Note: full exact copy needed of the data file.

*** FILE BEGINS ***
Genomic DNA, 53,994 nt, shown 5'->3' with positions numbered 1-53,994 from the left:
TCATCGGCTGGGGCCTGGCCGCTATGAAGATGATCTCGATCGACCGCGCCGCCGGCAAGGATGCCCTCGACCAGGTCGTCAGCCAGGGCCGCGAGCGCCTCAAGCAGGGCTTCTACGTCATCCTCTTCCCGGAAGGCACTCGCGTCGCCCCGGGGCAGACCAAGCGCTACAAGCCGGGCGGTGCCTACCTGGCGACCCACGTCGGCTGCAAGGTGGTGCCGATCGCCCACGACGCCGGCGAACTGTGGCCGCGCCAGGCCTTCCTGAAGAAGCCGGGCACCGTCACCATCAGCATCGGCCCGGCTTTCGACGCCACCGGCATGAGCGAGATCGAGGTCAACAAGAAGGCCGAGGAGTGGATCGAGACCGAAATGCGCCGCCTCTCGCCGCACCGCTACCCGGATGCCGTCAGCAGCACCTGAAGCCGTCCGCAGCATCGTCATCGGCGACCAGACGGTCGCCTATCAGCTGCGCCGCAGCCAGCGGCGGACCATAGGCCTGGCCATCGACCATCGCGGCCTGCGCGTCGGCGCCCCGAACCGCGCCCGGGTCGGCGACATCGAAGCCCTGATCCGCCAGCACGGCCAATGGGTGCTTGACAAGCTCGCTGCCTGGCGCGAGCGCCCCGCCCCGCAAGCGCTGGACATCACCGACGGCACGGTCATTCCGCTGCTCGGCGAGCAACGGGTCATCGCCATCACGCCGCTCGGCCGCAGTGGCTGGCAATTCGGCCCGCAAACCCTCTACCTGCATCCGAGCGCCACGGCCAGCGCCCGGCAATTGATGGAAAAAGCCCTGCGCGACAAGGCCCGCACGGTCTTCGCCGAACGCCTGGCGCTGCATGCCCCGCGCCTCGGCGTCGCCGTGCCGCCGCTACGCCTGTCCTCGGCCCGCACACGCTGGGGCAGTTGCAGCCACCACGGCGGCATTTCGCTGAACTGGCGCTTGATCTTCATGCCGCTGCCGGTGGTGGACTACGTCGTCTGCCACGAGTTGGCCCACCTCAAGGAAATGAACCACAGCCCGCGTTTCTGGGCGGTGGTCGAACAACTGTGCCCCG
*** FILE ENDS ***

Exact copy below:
Genomic DNA, 53,994 nt, shown 5'->3' with positions numbered 1-53,994 from the left:
TCATCGGCTGGGGCCTGGCCGCTATGAAGATGATCTCGATCGACCGCGCCGCCGGCAAGGATGCCCTCGACCAGGTCGTCAGCCAGGGCCGCGAGCGCCTCAAGCAGGGCTTCTACGTCATCCTCTTCCCGGAAGGCACTCGCGTCGCCCCGGGGCAGACCAAGCGCTACAAGCCGGGCGGTGCCTACCTGGCGACCCACGTCGGCTGCAAGGTGGTGCCGATCGCCCACGACGCCGGCGAACTGTGGCCGCGCCAGGCCTTCCTGAAGAAGCCGGGCACCGTCACCATCAGCATCGGCCCGGCTTTCGACGCCACCGGCATGAGCGAGATCGAGGTCAACAAGAAGGCCGAGGAGTGGATCGAGACCGAAATGCGCCGCCTCTCGCCGCACCGCTACCCGGATGCCGTCAGCAGCACCTGAAGCCGTCCGCAGCATCGTCATCGGCGACCAGACGGTCGCCTATCAGCTGCGCCGCAGCCAGCGGCGGACCATAGGCCTGGCCATCGACCATCGCGGCCTGCGCGTCGGCGCCCCGAACCGCGCCCGGGTCGGCGACATCGAAGCCCTGATCCGCCAGCACGGCCAATGGGTGCTTGACAAGCTCGCTGCCTGGCGCGAGCGCCCCGCCCCGCAAGCGCTGGACATCACCGACGGCACGGTCATTCCGCTGCTCGGCGAGCAACGGGTCATCGCCATCACGCCGCTCGGCCGCAGTGGCTGGCAATTCGGCCCGCAAACCCTCTACCTGCATCCGAGCGCCACGGCCAGCGCCCGGCAATTGATGGAAAAAGCCCTGCGCGACAAGGCCCGCACGGTCTTCGCCGAACGCCTGGCGCTGCATGCCCCGCGCCTCGGCGTCGCCGTGCCGCCGCTACGCCTGTCCTCGGCCCGCACACGCTGGGGCAGTTGCAGCCACCACGGCGGCATTTCGCTGAACTGGCGCTTGATCTTCATGCCGCTGCCGGTGGTGGACTACGTCGTCTGCCACGAGTTGGCCCACCTCAAGGAAATGAACCACAGCCCGCGTTTCTGGGCGGTGGTCGAACAACTGTGCCCCG